#1: Get Health Insurance
If you don’t have health coverage through an employer, explore your options right away. Healthcare.gov can help you find plans that fit your needs, and you can find out which exemptions you qualify for there too. If Medicaid or Medicare are potential options, definitely explore those too. Paying out of pocket for prescriptions, treatments and appointments add up fast.
#2: Explore Copay Assistance Programs
Many pharmaceutical companies who develop biologic infusion and injection therapies offer copay assistance programs that not only help patients navigate the complexities of healthcare billing but also can reduce some of the personal financial burden for patients. One example is the Fasenra 360 program for patients that suffer from allergic asthma. Patients can often enroll in these programs independently, and often a patient’s care provider can assist in enrollment. Be sure to explore the financial assistance programs offered for your therapy.
#3: Discuss Cash Discount or Payment Plan Options
If you don’t have insurance, talk to your doctor about cash discounts. Some doctors will give you a special rate for paying cash rather than having charges go through insurance. Be honest with your doctor about what you can afford, and see if they’ll work with you to come up with a payment plan.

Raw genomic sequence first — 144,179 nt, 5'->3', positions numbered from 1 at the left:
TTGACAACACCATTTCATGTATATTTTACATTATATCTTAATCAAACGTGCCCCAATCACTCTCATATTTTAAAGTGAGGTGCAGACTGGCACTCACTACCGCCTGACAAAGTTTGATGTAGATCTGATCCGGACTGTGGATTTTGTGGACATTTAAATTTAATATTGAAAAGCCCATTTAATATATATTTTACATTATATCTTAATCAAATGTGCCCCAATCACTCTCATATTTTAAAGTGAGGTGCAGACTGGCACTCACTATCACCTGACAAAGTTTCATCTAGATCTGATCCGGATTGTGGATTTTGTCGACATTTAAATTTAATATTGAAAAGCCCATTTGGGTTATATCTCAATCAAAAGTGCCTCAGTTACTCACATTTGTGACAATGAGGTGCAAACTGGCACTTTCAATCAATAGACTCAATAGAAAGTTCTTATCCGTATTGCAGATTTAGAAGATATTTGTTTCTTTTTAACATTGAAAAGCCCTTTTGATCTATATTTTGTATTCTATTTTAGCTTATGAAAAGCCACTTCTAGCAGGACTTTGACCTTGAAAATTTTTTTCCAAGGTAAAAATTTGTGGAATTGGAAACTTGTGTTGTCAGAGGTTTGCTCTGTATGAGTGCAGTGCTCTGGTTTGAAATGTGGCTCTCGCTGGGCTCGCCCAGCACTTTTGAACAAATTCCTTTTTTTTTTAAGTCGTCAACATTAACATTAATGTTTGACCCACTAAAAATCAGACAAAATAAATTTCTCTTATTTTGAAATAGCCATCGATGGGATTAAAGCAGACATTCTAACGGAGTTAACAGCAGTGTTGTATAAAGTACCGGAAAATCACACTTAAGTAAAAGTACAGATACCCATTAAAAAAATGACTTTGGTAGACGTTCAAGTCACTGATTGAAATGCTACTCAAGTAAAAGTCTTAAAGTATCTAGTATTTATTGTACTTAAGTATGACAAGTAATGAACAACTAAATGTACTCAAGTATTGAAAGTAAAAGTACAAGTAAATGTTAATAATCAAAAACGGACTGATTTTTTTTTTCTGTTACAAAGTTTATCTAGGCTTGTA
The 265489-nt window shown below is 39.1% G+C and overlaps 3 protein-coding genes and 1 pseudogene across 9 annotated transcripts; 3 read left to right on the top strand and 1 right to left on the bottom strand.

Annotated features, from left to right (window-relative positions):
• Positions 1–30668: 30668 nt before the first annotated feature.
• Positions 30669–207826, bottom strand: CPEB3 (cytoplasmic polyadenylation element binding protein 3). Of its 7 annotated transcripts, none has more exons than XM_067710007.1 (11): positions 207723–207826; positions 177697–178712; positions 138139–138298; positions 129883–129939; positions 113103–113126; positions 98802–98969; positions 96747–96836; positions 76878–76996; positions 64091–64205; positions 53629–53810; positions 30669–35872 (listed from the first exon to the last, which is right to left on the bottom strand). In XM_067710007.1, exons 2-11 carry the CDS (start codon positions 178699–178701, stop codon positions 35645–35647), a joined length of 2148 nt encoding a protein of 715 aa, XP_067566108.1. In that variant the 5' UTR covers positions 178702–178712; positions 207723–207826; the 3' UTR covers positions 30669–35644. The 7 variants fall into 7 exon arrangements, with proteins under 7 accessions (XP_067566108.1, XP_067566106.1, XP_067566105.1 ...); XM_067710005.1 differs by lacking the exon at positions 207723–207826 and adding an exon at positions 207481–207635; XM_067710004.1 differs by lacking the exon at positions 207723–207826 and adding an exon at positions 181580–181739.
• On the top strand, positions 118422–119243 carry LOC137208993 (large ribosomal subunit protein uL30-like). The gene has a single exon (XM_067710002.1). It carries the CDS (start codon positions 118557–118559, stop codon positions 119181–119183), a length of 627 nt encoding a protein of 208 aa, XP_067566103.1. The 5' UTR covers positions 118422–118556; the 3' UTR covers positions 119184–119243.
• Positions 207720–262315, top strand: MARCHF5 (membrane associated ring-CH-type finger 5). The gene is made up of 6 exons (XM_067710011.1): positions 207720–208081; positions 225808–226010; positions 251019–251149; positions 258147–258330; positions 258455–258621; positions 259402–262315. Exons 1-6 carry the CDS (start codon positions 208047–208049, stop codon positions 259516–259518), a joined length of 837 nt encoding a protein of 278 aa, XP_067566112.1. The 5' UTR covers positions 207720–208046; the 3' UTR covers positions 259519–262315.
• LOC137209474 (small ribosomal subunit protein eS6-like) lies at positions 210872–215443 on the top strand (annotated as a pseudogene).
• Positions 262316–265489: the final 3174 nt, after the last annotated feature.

#4: Consider Financial Investment Plans
If you’re eligible for a Flexible Spending Account, or FSA, through your employer, this can be a great way to save money, tax-free, throughout the year to pay your medical out-of-pocket costs. An FSA lets you take a portion of each paycheck and pay into an account, which can then be used to pay for health-related costs. If you can estimate your costs for the year, an FSA is an excellent option. (Think your deductible plus any other recurring out-of-pocket costs as a starting point for consideration.) The only caveat is you must use all of the money within the calendar year, or you lose it.
Another type of financial investment plan is the Health Savings Account, or HSA. If you’re enrolled in a high-deductible plan, you can open an HSA, which allows you to contribute up to $3,500 for an individual or up to $7,000 for a family pre-tax during the course of a year. (Individuals over the age of 55 can contribute an extra $1,000.) This money stays with you until you use it, unlike the FSA.
#5: Budget Wisely
It can be tempting to stick your head in the sand and ignore the financial elephant in the room. But information is power, and the more honest you are about the costs of your chronic illness management, the better you can prepare. Set aside money from each paycheck to cover necessary expenses, even if that means cutting back on semi-luxury items. Nothing is more important than your health.
#6: Find a Financial Counselor
If you’re at a loss for where to start, try talking with a financial counselor. At IVX Health, we offer financial counseling so you aren’t left with unanswered questions and nowhere to find the answers you need. Our team will also make sure you are aware and help you enroll in the aforementioned copay assistance programs for your therapy. A financial counselor can help set you on the path to a healthy body and a healthy budget. It’s one more way we’re treating the whole person and not just the illness.